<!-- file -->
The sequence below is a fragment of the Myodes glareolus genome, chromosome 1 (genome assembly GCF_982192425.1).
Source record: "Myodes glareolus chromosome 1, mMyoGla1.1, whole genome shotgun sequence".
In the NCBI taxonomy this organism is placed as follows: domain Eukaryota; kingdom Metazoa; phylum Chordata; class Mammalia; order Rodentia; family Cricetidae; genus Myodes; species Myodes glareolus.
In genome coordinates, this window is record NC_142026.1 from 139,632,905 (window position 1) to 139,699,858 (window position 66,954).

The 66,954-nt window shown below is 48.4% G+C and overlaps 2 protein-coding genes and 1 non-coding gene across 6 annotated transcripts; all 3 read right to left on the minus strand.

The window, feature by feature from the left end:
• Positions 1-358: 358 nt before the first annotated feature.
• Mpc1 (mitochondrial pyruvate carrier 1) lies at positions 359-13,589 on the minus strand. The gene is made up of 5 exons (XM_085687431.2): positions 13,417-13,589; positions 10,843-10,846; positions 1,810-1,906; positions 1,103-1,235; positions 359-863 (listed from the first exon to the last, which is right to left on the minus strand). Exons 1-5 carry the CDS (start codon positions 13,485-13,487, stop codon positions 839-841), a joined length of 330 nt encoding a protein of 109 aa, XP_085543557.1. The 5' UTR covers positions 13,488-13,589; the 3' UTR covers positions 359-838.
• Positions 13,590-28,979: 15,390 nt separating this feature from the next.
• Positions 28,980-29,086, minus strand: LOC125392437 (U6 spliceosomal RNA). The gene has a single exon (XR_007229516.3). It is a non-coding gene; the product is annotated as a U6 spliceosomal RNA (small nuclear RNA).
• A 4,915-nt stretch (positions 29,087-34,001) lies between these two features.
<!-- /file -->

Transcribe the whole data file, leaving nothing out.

The sequence below is a fragment of the Myodes glareolus genome, chromosome 1 (genome assembly GCF_982192425.1).
Source record: "Myodes glareolus chromosome 1, mMyoGla1.1, whole genome shotgun sequence".
In the NCBI taxonomy this organism is placed as follows: domain Eukaryota; kingdom Metazoa; phylum Chordata; class Mammalia; order Rodentia; family Cricetidae; genus Myodes; species Myodes glareolus.
In genome coordinates, this window is record NC_142026.1 from 139,632,905 (window position 1) to 139,699,858 (window position 66,954).

The 66,954-nt window shown below is 48.4% G+C and overlaps 2 protein-coding genes and 1 non-coding gene across 6 annotated transcripts; all 3 read right to left on the minus strand.

The window, feature by feature from the left end:
• Positions 1-358: 358 nt before the first annotated feature.
• Mpc1 (mitochondrial pyruvate carrier 1) lies at positions 359-13,589 on the minus strand. The gene is made up of 5 exons (XM_085687431.2): positions 13,417-13,589; positions 10,843-10,846; positions 1,810-1,906; positions 1,103-1,235; positions 359-863 (listed from the first exon to the last, which is right to left on the minus strand). Exons 1-5 carry the CDS (start codon positions 13,485-13,487, stop codon positions 839-841), a joined length of 330 nt encoding a protein of 109 aa, XP_085543557.1. The 5' UTR covers positions 13,488-13,589; the 3' UTR covers positions 359-838.
• Positions 13,590-28,979: 15,390 nt separating this feature from the next.
• Positions 28,980-29,086, minus strand: LOC125392437 (U6 spliceosomal RNA). The gene has a single exon (XR_007229516.3). It is a non-coding gene; the product is annotated as a U6 spliceosomal RNA (small nuclear RNA).
• A 4,915-nt stretch (positions 29,087-34,001) lies between these two features.